Film review: VFX can’t save ‘The Finest Hours’ from sinking

Feb. 1, 2016, 12:55 a.m.

Based on a true story, “The Finest Hours” purports to be a dramatic portrayal of one of the Coast Guard’s most epic rescue missions. It also seems to have all the necessary elements of a large-scale adventure tale, but that’s also the problem. There’s the dependable sailor looking for redemption, his ever-devoted girlfriend and a ship full of sailors in need of rescue. “The Finest Hours” uses impressive special effects to conjure a brutal storm in the background, but the human story in the foreground is lifeless.

Chris Pine leads the cast as Bernie Webber, a dependable and soft-spoken Coast Guard sailor who has something to prove after a failed rescue mission, which the other characters can’t stop mentioning. The opening of the film is actually one of its strongest sequences, as Bernie meets his fiancée Miriam (Holliday Grainger) and we follow their brief courtship before he is selected to lead the rescue mission. This rescue mission takes him, not shockingly, over the same sandbar that he confronted during the failed mission.

It’s clear that Miriam is intended to be an independent woman. This is the ’50s, but she marches down to the Coast Guard station to personally request that the Captain call Bernie back in from his mission. She is told that none other women do this, but she remains adamant. Unfortunately, her complete devotion to her fiancé is her only character trait. She has a job as a telephone operator but is only shown using this position to call Bernie at the station. This obvious attempt at creating a strong female character is not genuine. The era as a whole is idealized to a ridiculous degree, with quaint diners, strangers helping each other in the snow and the entire town seemingly engaged in Bernie’s rescue mission.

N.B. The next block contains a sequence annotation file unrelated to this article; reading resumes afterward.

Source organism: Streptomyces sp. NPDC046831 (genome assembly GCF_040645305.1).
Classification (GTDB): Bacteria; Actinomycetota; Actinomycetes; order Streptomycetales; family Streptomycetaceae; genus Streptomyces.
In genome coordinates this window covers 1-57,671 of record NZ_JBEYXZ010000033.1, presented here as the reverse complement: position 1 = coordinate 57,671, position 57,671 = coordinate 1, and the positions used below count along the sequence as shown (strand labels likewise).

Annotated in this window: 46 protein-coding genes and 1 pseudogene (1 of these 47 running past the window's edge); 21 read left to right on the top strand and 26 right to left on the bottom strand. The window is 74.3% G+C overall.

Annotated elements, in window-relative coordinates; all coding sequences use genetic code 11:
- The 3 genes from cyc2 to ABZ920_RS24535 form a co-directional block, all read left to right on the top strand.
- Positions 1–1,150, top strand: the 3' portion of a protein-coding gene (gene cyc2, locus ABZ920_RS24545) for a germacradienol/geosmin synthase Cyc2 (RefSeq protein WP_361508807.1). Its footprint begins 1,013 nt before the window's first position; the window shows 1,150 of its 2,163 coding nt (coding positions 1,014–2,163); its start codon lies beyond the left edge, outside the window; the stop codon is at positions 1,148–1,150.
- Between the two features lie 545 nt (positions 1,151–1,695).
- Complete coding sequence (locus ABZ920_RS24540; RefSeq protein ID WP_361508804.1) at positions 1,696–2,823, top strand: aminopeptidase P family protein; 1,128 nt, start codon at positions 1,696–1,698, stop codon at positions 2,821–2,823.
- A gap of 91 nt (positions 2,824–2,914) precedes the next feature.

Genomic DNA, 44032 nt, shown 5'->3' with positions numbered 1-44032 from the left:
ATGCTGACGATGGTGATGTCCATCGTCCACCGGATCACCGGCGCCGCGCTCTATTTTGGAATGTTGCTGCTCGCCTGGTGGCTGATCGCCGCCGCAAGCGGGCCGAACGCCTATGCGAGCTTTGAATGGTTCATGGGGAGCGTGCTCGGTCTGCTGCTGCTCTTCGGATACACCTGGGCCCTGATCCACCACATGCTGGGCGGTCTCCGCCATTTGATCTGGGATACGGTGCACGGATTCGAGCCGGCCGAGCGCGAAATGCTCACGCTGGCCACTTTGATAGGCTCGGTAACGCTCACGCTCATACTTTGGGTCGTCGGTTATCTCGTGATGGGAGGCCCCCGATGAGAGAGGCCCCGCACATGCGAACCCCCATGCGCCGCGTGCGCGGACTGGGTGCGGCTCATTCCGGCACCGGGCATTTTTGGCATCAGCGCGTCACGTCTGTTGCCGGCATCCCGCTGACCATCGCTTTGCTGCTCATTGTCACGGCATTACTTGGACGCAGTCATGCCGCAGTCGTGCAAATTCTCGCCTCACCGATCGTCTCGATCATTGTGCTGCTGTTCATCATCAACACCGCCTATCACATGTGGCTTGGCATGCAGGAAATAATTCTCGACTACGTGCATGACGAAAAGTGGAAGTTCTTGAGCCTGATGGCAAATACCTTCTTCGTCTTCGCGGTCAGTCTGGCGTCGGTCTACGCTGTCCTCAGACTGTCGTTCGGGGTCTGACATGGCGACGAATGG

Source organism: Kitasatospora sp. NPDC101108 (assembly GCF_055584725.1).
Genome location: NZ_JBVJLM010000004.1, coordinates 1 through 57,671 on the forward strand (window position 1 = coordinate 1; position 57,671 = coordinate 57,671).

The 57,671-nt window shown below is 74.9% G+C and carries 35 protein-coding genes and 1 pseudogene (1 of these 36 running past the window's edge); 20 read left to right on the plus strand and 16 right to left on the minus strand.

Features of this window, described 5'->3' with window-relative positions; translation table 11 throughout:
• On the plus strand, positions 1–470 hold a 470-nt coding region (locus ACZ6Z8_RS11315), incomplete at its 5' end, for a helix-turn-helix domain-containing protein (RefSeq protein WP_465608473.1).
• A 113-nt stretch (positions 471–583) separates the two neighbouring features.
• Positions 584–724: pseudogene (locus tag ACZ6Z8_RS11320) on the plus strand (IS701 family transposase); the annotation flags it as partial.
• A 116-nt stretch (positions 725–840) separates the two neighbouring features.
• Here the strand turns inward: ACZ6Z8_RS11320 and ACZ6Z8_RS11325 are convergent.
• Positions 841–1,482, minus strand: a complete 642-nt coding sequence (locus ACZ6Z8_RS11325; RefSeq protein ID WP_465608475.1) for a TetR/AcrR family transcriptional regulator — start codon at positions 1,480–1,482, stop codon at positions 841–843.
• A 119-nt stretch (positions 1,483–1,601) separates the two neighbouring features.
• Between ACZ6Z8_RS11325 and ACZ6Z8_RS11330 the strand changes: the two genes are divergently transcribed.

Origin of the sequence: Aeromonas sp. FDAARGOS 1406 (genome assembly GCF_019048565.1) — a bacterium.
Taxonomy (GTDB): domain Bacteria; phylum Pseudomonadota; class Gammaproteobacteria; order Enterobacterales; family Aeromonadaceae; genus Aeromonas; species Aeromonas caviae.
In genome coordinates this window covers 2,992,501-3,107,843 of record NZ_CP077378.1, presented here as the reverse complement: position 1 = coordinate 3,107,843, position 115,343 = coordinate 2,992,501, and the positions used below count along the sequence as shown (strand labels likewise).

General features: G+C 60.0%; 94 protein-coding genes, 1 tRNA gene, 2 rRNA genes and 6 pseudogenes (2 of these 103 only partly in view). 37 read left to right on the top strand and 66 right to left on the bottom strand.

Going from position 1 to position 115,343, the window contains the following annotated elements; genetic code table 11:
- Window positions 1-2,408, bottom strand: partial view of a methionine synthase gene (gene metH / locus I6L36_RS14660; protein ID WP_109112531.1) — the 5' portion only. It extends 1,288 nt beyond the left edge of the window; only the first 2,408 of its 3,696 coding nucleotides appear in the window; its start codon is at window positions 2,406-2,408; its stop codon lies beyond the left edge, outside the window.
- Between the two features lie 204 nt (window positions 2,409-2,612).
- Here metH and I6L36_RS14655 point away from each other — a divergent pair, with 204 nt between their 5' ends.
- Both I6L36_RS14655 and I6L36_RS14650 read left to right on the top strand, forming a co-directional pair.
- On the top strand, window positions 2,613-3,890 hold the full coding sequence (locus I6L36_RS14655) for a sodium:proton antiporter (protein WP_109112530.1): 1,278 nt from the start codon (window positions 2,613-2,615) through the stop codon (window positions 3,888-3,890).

The film repeatedly cuts between Bernie’s progress and the crew stranded on a sinking oil tanker. This repetition means that even the rhythm of the film isn’t particularly engaging. There’s the predictable interpersonal conflict among the men onboard the tanker as they decide on a course of action, but for the most part, the stranded crew members are perpetually trying to buy themselves more time onboard. The result is several shots of the men working below deck to steer or patch cracks in the hull. This is when the film drags. It feels distinctly like watching the sinking scenes in “Titanic” — but for two hours.

As for Webber, as a character he is notable primarily for his sincerity and for Chris Pine’s Boston accent. He demonstrates his respect for rules and authority on numerous occasions and doesn’t seem to have much of a personality beyond his earnestness and skill behind the wheel of a boat. This might be doing justice to the characterization of the real Bernie Webber, but it doesn’t make for a particularly dynamic performance from Pine.

The special effects used to create the storm and ocean are perhaps the most impressive feat that “The Finest Hours” is able to achieve. The visuals themselves are much more engaging than the plot or the pacing. Overall, the film presents its viewers with few surprises beyond some particularly incredible waves. The magnitude of nature’s power is staggering, but the human narrative is entirely predictable, and Mother Nature can’t carry this film on her own.


Contact Reed Canaan rcanaan ‘at’

Reed Canaan is a sophomore at Stanford and a critic for the Stanford Daily. While currently undecided as to her major, Reed is passionate about the humanities and any class that incorporates film. Originally from Richmond, Virginia, she has spent many years determining which theaters don’t ID for R-rated movies. She loves dark comedy, sarcasm, and ice cream.

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